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Rat-a-Tat Tattoo Fest

Mike Valente and Dan Neet are standing in a firearms warehouse surrounded by guns—lots and lots of guns. (They asked to do the interview here, as Valente works for a gun shop on Central Avenue, and they thought the back warehouse would make a good location for the photo.) This weekend, Neet and Valente (of local bands the Clay People and Brick by Brick, respectively) will be in Northern Lights surrounded by even more guns. But in that case they will be tattoo guns, not the array of empty handguns and Uzis they currently have at their disposal. The two musicians have organized a two-day extravaganza of a tattoo festival featuring 15 local tattoo artists, and a number of local record labels, as well as around 20 local bands including the Clay People, Disciples of Berkowitz, Dead Rabbits, the Erotics and Dead-Lift. And just to make sure no one feels the need to leave the venue, the duo have secured the catering services of Bombers Burrito Bar and Cheesecake Ma chismo. As you can tell, they are not just fooling around. Except that, well, maybe they are.

According to Valente, the idea for the show came together by thinking about what would constitute a good time for him and his friends. “Dan and I thought about what we would go see,” Valente says. “What would get my ass off the couch and out. Well, I get tattooed. I play in a band, and this area probably has the best local talent in the tri-state area, so let’s do it here first and see what happens.”

“I talked to Mike two months before he called me about the expo,” says Neet. “I was kicking around the idea of how we can put attention back on the local-music scene. It felt like it was kinda dragging its ass, for lack of a better term. I said to Mike, ‘Let’s put together a big show. We’ll put 12 bands on it, all local, and market it and get some attention on some of the local acts so people know what’s going on here again.’ And that’s the worst thing: People don’t know what is going on locally.”

With Valente planning a tattoo expo and Neet a local-music fest, Neet says it was only logical to combine the two ideas.

“What would I call a success?” asks Valente. “If everyone has a good time, checks out some local tattoo artists, hears a band they might not have heard. If people leave saying, ‘Man, I had an awesome time.’ ”

“It’s just gonna be a gigantic party,” adds Neet.

Valente says he will spend as much of the two days as he can getting tattoos from each tattoo artist in the building. The rest of the time, Valente says, he may have to spend putting out fires. As he admits, the festival will be a learning experience. “We will have our friends there and they can understand why I made this mistake or that mistake and they can say, try this.”

Neet says he and Valente are putting all they can into the expo: “Not only are we giving out prizes for best of show, but we are giving a prize to the artist as long as the artist is at the expo. I mean, we are giving out a trophy. . . . How do I put this? It’s an accomplishment. . . . I mean, it’s only from Mike and myself, but still, we’re like, hey! It’s us handing out the award but still it’s an award in the end.”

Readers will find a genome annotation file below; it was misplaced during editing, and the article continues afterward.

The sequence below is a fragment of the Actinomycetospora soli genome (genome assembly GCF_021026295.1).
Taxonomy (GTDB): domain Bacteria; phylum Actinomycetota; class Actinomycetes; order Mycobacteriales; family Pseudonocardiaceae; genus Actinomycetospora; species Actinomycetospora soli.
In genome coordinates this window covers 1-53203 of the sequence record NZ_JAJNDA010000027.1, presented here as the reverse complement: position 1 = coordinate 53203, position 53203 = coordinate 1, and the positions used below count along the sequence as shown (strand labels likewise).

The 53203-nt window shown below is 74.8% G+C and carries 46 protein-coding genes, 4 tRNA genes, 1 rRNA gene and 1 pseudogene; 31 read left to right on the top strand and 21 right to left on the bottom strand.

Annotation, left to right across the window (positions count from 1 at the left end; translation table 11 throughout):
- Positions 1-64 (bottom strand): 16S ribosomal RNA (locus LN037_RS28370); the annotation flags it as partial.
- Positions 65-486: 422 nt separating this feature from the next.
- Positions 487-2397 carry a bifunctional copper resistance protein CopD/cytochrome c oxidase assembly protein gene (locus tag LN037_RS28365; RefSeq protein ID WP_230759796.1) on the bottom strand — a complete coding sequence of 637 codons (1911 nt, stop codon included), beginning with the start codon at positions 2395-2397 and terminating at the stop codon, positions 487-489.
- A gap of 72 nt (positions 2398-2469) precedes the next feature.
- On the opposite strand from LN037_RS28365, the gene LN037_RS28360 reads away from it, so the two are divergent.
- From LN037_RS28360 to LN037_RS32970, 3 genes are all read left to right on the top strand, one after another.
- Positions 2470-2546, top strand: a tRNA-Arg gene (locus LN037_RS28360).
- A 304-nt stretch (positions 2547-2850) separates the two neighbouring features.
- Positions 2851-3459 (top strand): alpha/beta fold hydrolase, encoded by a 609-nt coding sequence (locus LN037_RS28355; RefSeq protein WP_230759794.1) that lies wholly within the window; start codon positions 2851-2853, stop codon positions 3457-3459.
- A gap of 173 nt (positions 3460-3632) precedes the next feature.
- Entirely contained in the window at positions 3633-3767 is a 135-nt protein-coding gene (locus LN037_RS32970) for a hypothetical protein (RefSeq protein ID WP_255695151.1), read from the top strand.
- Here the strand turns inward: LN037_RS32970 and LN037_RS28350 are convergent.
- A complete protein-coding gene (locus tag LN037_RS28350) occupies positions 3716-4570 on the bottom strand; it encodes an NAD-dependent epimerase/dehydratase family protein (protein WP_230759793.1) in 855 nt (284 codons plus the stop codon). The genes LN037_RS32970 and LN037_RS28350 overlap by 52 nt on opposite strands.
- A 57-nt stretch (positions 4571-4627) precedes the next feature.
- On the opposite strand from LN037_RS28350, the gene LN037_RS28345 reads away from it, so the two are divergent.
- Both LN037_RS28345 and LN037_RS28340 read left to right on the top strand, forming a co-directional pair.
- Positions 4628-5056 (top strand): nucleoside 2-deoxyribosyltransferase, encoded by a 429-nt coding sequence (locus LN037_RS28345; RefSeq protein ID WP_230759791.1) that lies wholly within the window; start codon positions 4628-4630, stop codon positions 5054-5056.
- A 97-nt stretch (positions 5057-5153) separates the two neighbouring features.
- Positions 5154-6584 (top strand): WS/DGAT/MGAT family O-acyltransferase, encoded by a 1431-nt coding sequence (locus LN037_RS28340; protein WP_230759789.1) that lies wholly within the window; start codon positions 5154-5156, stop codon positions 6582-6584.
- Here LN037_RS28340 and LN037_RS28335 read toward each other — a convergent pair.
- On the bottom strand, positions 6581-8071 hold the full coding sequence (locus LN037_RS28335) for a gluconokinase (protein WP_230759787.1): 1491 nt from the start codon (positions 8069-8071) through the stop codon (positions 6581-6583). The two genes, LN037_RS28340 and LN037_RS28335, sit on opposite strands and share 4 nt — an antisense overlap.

Valente insists that the festival is for anyone, not just die-hard tattoo heads. What better crowd of people for a tattoo fest than metal heads and hardcore kids!” he exclaims. Neet interjects, “Punk rock, metal, hard rock.”

“They might not go to a NAMJAM,” continues Valente, “so why not give them something in their own scene?”

Furthermore, he says that tattoos are far more appealing to the mainstream than some would like to think they are. “Tattoos are everywhere,” he says. Neet nods his head. Valente continues, chuckling: “Even respectable people like Dan Neet have tattoos.”

The Rat-a-Tat Tattoo Festival will take place Saturday (Dec. 16) and Sunday (Dec. 17) at Northern Lights (1208 Route 146, Clifton Park), beginning at noon each day. Tickets are $12. For more information, call 371-0012.

—David King

Flags of Our Fathers

In the last week or so, considerable critical and award-season buzz has attached itself to this year’s other Clint Eastwood World War II movie, Letters From Iwo Jima. (Among today’s directors, only Eastwood could shoot an entire film—in Japanese, no less—while editing another.) While we eagerly await Clint’s take on the Japanese side of the battle, we don’t want people to miss this chance to see Flags of Our Fathers on Proctor’s big screen.

While we can’t say we’re surprised that moviegoers passed on this bloody, complex epic—with the Iraq war spiraling out of control through the fall, an ambiguous look at the human and financial costs of war didn’t stand much of a chance next to Irish gangsters and dancing penguins—we implore you to give Flags of Our Fathers a chance. Flags tells the story of how the iconic photograph of four soldiers raising the American flag on the Japanese island of Iwo Jima affected the men in the picture and helped change the course of the war. Eastwood delves into multiple levels of drama, from survivor guilt to the senseless terror of battle to the cold realities of paying for war. It’s a bravura directorial effort.

Also notable are the performances of Ryan Phillippe (pictured) and Adam Beach as two of the flag-raisers. Hopefully, they won’t be neglected come award season, either.

Flags of Our Fathers will be screened Tuesday (Dec. 19) at 7:30 PM; Wednesday (Dec. 20) at 4:30 and 7:30 PM; and Dec. 21 at 1:30, 4:30 and 7:30 PM at Proctor’s Theatre (432 State St., Schenectady). Tickets are $3. For more info, call 346-6204.

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